Nittany Link Technology Blog

How secure is your Password?

Dec 2


Monday, December 2, 2013  RssIcon

We use password as keys to our computers and our online accounts same as we do with our cars and homes. The idea is simple, to place a barrier between someone attempting to access your property. Unfortunately most people choose passwords that are easy to remember like first names of their children or spouse. Easy passwords are used because they are easy to remember and allows for quick logins.

I read an article this weekend that was a little frightening this weekend. In 1962 John F. Kennedy signed an act called the National Security Action Memorandum 160 which installed a device on US nuclear weapons so that they could only be launched using a correct launch code. We have all seen this in the movies. The issue at hand was that soon after these devices were installed 50 missiles were reset to have the password of 00000000. Then to make it worse every training manual used to operate the system specifically stated make sure you have entered the correct code of 00000000. This was left in place for nearly 20 years. The article goes on to point out the army's reason for this, which is a valid point, but it defeats the purpose of having a code to begin with.

Part of the issue with passwords is that people are not aware how easily passwords can be discovered. Most people have a picture of someone sitting at a computer typing in passwords one at a time every 30 sec trying to access your account. This may be the case for a spouse or an acquaintance trying to get into your account, but a hacker will use tools to try to login to your account at billions of attempts per second.

To make it easy to understand let's say your password is 1 character that is a number. To guess your password I would only need to try a maximum of 10 times (0,1,2,3,4,5,6,7,8, and 9) to guess your password. If it was 2 characters that were both numbers I would need to try a maximum of 100 tries. If you password was 1 character that was a letter I would need to try a maximum of 26 times to guess your password. So now we say that its one character that can be letters or numbers and we go to 36 tries. Add the option of a lowercase or a capital letter and we go to 62 tries. Adding in special characters and we need 86 tries. With punctuation it would take 96 tries. The more complicated the password is the more combinations there is, since a normal desktop can try roughly 4 billion attempts a sec, more is better.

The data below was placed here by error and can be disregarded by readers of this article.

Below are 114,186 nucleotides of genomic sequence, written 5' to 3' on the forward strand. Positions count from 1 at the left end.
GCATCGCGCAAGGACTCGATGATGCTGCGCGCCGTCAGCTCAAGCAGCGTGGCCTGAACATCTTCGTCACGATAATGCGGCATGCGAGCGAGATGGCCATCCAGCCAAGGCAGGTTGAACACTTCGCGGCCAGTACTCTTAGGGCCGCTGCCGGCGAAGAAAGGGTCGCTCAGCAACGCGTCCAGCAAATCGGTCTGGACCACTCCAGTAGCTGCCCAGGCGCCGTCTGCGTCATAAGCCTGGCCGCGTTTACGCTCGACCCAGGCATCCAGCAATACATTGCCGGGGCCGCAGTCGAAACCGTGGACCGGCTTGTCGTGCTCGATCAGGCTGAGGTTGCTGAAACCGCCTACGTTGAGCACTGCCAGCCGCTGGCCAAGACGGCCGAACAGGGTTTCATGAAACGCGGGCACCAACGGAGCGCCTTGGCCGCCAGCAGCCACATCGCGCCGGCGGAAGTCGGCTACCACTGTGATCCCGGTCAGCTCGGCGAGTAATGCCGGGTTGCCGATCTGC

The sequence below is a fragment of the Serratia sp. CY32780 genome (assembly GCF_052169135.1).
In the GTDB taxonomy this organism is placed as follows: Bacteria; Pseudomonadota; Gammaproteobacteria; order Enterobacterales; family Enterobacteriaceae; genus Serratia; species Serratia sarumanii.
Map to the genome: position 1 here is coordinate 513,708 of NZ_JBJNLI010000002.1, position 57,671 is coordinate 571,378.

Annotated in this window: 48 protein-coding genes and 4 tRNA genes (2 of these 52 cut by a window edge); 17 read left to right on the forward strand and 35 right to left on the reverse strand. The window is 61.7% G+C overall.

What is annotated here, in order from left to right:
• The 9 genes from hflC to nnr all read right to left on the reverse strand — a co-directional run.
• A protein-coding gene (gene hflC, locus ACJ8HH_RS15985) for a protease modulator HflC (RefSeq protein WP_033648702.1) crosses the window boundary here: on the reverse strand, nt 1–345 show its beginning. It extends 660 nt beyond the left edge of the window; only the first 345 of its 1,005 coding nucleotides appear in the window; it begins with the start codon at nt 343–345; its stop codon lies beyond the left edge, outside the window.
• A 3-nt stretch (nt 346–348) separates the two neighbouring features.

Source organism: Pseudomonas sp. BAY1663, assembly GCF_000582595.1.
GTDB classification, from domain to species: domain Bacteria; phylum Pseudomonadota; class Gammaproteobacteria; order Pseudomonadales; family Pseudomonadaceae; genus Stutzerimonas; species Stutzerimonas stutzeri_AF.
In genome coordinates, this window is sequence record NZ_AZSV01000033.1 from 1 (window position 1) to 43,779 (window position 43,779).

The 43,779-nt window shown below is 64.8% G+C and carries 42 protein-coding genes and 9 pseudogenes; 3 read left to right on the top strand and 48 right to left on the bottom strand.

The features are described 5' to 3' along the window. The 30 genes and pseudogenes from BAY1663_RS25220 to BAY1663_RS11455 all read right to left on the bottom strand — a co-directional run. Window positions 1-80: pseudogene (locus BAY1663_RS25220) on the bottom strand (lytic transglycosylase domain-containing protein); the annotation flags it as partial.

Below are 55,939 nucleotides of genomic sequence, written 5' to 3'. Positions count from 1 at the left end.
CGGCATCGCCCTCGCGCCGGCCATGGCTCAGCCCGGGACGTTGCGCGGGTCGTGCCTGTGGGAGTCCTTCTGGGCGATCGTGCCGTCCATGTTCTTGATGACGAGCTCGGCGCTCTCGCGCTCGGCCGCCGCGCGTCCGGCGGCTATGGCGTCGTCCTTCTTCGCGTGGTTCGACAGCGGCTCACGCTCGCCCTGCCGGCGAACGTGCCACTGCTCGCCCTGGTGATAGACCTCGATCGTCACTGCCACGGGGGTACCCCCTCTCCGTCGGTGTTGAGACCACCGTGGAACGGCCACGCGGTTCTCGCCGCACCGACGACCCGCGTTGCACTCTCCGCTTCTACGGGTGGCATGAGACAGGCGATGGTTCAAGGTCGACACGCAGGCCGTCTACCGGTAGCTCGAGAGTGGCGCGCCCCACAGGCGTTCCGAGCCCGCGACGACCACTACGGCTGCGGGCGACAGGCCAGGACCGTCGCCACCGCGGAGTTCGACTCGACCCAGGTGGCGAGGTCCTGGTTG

Using this online tool we can get the following estimates on how many available combinations there are and how long it takes for a desktop to try each combination:

Number of Letters

Using Secure Password Policy*

Possible Combinations

5

2 Seconds

8 Billion

6

3 Minutes

782 Billion

7

5 Hours

75 Trillion

8

20 Days

7 Quadrillion

9

5 Years

692 Quadrillion

10

526 years

66 Quintillion

11

50,000 Years

6 Sextillion

12

4 Million Years

612 sextillion

* Using one capital letter, lowercase letter, number, special character, and punctuation

If you follow good security practices and change your passwords ever 30 or 90 days, it would be best to use at least a 9 digit password. As you can see from the chart above by just adding 2 characters to an 8 character password can make the difference between 20 days and 6+ lifetimes. As desktop computers get faster it will take less time to crack your password, that 20 days today may be 10 days in a year to 18 months.

To protect yourself here are some tips:

  1. Do not use the same password for everything. Each computer or website should have a separate password.
  2. Change your passwords regularly. Once a month, once a year, the more often the better.
  3. Create passwords that are at least 8 characters and contain 1 capital letter, one lowercase letter, a special character and punctuation.
  4. Make sure your Antivirus is up to date.

If you manage you own network systems and want to protect them from password hacking, try enabling a policy where your system locks each account after so many failed login attempts. This creates more management to unlock accounts for users but stops hackers from attempting billions of login tries to your systems.

If you have any questions feel free to contact Nittany Link we would be glad to help.

Tags:
Categories: Security

Search

Recent Entries

IOS Emergency Security Update
Federal Court strikes down some FCC neutrality rules
How secure is your Password?